The fear of writing may never replace spiders as the number-one phobia. Yet as a teacher, I’ve met many parents who feel uncomfortable – and yes, a little afraid – when it comes to writing. Some confess their dread of sending me an email, half expecting me to return it marked in red.
The problem intensifies when their children struggle with writing. How can parents help?
Sure, you can hire a tutor. But here are 8 ways you can improve your child’s writing. And relax, you don’t have to write a word!
1. Read like a writer. Reading aloud to children helps them develop a strong sense of story. They pick up advanced sentence structures and expand their vocabulary.
Reading like a writer simply makes this teaching explicit.
In education, it’s part of an “interactive read-aloud.” But don’t let the official-sounding name fool you. Anyone can do it! As you read, stop and discuss the writing. Notice how stories begin – dialogue, action, hint. Notice powerful word choices. Notice how the author builds suspense. Notice when the author shows instead of tells.
Here are a few examples to illustrate:
This becomes more natural with practice. Even better, your child will begin noticing the writing. For starters, just stop and reread to admire a word or a paragraph.
2. Marvel at words. Enjoy their rhythm, their rhyme, their sound. Scab, with its harsh beginning and ending consonants, sounds as gross as it is. Kiwi, on the other hand, sounds cute with its rhyming syllables.
When my class read Ashley Bryan’s poem “Full Moon,” we paused to marvel at his word choice in the first line: “Night on the veranda.” We repeated the word veranda, saying it slowly, stretching it out to hear its music and soft sounds. What if the poet had said, “Night on the porch”? Poof! The magic evaporates.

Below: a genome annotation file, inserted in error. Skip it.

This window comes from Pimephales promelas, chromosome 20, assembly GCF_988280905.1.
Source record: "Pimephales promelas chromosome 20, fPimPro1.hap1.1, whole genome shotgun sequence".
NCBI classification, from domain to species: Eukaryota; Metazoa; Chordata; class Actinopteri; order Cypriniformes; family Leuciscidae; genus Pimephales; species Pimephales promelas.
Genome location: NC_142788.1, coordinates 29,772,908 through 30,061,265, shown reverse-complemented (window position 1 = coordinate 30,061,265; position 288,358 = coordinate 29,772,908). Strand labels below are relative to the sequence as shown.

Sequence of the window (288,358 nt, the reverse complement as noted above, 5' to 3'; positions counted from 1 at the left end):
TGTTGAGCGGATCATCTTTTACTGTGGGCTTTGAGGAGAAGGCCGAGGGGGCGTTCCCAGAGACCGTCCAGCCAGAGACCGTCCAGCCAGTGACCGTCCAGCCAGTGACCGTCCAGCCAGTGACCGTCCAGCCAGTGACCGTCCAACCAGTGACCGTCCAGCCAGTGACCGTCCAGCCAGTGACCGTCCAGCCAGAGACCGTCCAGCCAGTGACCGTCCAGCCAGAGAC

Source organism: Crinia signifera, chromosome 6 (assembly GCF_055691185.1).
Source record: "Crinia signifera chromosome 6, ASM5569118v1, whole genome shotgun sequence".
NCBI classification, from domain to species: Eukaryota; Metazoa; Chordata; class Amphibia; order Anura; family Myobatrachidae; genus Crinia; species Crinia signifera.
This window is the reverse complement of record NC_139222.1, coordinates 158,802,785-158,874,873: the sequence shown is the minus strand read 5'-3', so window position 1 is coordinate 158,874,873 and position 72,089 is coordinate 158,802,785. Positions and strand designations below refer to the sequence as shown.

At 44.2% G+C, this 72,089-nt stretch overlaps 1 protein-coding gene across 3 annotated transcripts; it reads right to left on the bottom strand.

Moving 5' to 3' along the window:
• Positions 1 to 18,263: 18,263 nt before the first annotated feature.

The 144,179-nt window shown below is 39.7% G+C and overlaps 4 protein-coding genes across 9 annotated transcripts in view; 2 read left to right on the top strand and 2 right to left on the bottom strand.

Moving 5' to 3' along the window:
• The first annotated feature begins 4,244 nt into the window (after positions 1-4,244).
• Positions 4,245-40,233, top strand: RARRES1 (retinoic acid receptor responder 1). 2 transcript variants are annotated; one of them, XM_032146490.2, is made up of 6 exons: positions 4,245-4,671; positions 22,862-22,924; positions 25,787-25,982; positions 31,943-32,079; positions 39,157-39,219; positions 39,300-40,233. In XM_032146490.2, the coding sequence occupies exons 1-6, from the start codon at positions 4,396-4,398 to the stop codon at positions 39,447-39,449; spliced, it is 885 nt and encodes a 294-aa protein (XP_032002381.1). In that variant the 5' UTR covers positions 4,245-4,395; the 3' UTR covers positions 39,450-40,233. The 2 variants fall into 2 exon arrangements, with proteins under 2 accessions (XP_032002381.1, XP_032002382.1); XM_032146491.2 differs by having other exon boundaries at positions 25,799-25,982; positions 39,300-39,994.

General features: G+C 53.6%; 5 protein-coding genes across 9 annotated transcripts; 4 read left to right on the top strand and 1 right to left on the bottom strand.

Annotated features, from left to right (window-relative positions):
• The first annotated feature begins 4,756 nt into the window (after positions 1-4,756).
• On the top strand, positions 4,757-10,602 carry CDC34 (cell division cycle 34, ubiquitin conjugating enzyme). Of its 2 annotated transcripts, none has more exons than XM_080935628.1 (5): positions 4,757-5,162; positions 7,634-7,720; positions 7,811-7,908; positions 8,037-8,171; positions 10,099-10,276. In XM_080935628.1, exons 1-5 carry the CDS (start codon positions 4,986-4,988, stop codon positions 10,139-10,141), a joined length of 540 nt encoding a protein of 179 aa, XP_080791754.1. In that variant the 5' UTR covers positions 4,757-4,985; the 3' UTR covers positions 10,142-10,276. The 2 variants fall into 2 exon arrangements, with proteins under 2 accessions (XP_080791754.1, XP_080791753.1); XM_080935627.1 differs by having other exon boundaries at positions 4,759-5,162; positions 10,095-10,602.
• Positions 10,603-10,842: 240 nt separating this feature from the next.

Every discussion you have around a word helps build vocabulary skills for writing…and boosts future SAT scores.
3. Find the heartbeat in a story. A good story has a pulse, a heartbeat that rises with suspense and falls to the end. But children tend to tell what literacy guru Lucy Calkins describes as “bed-to-bed stories”: they begin with getting up in the morning and end with going to bed at night. Each event, whether it’s eating breakfast or white water rafting, receives equal coverage. The story flatlines.
Help your child find the heartbeat by narrowing the focus. Ask her about the best moment of her day or the most fun thing she did at the sleepover. Ask for specific details about that event. Help her expand the moment by telling it step by step. Encourage her to include her feelings and thoughts.
4. Notice the extraordinary in the ordinary. Few of us live big-screen lives. But every life is filled with ordinary moments that are extraordinarily beautiful and meaningful. Express awe at God’s creation -the fist-shaped buds that signal spring or a spider web outlined by morning dew. Pause during a moment of joy to capture it in words. Tell your child, for example, how much you treasure her hug.
A child who has been taught to value the ordinary things in life doesn’t struggle with finding a topic to fill a blank page.